[If Adam Smith believed these assertions he certainly did not express them in anything he wrote. Neoclassical economists may believe these myths but nobody familiar with Adam Smith would subscribe to them.]

Nevertheless, these assumptions are now used to legitimate the existence of the invisible hand in its current form in the neoclassical economic paradigm—constrained maximization in general equilibrium theory.

[Yes, an entirely credible assertion about neoclassical miss-ascription of their theories of the invisible hand to their so-called scientific models, but they are not Smithian.]

Note what the writer of a textbook on environmental economics, quoted by Nadeau have to say about the dynamics of this process:

"The power of a perfectly functioning market rests in its decentralized process of decision making and exchange; no omnipotent planner is needed to allocate resources. Rather, prices ration resources to those that value them the most and, in doing so, individuals are swept along by Adam Smith's invisible hand to achieve what is best for society as a collective. Optimal private decisions based on mutually advantageous exchange lead to optimal social outcomes."

[Wrong about Adam Smith, but it is worth noting that he explained (in a reply to Dr Quesnay and the Phsyocrats: WN IV.ix.38: p678) that ‘perfection in markets’ is not necessary for growth and the spread of opulence.

The metaphor of the invisible hand had no such content, nor was it a ‘theory’, to be ‘swept along by’, because he shows over 50 occasions in Books I and II of Wealth Of Nations that sub-optimal outcomes, which are not ‘best for society’, when individual rulers, merchants and manufacturers, and others, act according to their self-interests. These instances are not ‘explained’ by weasel interpretations of a person’s ‘true interests’ by others, as if an individual, who Smith asserts knows his own best interests, is not guided by society’s interests or similar such sophistry.]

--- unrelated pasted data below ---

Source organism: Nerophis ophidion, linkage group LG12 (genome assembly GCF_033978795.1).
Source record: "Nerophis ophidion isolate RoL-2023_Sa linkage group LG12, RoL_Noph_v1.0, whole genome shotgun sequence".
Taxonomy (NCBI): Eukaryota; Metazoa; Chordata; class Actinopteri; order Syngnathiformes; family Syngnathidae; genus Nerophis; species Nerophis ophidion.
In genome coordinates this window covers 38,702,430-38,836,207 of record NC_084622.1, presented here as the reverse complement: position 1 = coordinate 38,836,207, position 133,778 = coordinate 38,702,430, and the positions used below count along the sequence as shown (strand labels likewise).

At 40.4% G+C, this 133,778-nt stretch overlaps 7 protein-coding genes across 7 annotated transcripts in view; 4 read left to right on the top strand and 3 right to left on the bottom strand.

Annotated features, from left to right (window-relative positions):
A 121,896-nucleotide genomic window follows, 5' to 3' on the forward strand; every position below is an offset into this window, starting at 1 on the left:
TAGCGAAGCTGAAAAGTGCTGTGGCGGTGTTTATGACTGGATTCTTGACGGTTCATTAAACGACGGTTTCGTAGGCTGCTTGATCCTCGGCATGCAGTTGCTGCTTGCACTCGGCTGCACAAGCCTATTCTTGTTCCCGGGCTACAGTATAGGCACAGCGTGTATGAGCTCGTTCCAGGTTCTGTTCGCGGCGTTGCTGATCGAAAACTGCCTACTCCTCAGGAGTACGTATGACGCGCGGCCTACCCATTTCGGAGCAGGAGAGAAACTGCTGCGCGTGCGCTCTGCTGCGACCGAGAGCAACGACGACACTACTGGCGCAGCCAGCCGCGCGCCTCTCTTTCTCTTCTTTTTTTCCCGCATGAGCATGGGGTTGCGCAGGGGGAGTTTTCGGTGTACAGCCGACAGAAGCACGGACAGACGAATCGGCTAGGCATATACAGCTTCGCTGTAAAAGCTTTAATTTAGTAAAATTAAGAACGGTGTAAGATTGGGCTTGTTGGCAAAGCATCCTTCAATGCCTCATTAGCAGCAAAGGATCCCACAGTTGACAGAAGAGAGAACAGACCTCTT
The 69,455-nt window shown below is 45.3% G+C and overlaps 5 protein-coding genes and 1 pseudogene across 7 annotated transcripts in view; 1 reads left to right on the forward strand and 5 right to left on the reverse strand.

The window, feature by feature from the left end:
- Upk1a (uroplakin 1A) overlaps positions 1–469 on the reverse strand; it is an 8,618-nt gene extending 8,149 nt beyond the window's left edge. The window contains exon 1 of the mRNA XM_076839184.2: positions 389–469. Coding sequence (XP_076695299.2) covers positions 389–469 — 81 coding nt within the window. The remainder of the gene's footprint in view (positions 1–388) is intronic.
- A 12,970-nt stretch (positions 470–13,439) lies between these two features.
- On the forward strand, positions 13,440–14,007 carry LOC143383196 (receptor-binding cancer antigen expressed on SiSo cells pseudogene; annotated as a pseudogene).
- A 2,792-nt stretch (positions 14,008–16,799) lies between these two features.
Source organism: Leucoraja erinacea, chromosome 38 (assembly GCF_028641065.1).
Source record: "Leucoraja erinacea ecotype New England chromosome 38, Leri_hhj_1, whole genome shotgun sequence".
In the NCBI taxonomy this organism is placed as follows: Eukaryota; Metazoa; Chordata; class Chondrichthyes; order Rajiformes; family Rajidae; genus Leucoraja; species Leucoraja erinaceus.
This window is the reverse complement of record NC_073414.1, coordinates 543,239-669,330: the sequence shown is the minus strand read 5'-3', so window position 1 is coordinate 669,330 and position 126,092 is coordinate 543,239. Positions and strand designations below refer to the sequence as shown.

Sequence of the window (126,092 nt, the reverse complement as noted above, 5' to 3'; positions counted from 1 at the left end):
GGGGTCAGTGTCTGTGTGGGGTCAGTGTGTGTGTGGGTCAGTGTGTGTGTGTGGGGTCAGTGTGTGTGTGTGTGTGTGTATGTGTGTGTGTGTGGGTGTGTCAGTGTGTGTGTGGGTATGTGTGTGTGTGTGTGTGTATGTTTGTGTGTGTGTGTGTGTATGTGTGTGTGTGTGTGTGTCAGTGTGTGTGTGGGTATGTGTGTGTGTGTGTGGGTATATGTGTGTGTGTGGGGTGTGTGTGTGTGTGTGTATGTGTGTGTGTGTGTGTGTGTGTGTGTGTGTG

In summary, I criticise ‘Jeff’s’ treatment of Robert Nadeau’s criticism of neoclassical economics without agreeing with either of them (Nadeau shows in his article his familiarity with the criticism of the modern neoclassical economists use of 19th-century mathematics by modern mathematicians, which is behind modern complexity theory).

I do not necessarily agree with Nadeau’s use to which he wants to put a ‘different’ version of economics. ‘Tis a pity that he passes by appreciating what Adam Smith actually contributed to political economy because it might have helped him understand how economies work in the real world.


Blogger Chris Auld said...

A couple of simple clicks on his blog reveal that econjeff is not an "anonymous blogger" but rather U of Michigan's Jeff Smith, who is a very respected microeconometrician.

There are only two things wrong with Smith's comments about Robert Nadeau's piece in Scientific American. The first is that Smith is far, far too kind: the piece is STUNNINGLY ill-informed. Nadeau knows less than nothing about economics in the sense that whatever little knowledge he's picked up seems to have just confused him.

The second is that Smith incorrectly says that Nadeau has a courtesy appointment in a policy school at GMU. A close look at GMU's staff lists shows that Nadeau's only appointment is in the English department. The policy school just keeps a list of people who have helped in various ways, such as acting as external examiner for theses. Nadeau has no qualifications whatsoever in the social or natural sciences and no appointments in any social or natural science faculties.

The most, perhaps only, interesting aspect of this fiasco is the obvious question: why on earth would Scientific American publish this ignorant tripe?

11:58 p.m.  
Blogger Gavin Kennedy said...

Thanks Chris for your comments.

My posting was a dual criticism of both Nadeau and Jeff; Nadeau for all the things he assumed about Adam Smith (to be fair he had tapped into what modern economists repeat about Adam Smith within the veil of ignorance) within his dominant theme of global catastrophe; Jeff for his blistering attack as a neclassical economist, who, in my humble view, are just as other wordly in their core approach as economists.

Both could enhance their learning about how real economices work from reading Adam Smith.

As for thee ditorial policy of Scientific American, like many others they have caught the climate catastrophe bug and lowered their scientific standards in face of what has become a consensus.

I didn't pursue their identities because of time pressure at this end. Thanks for your information.

5:56 a.m.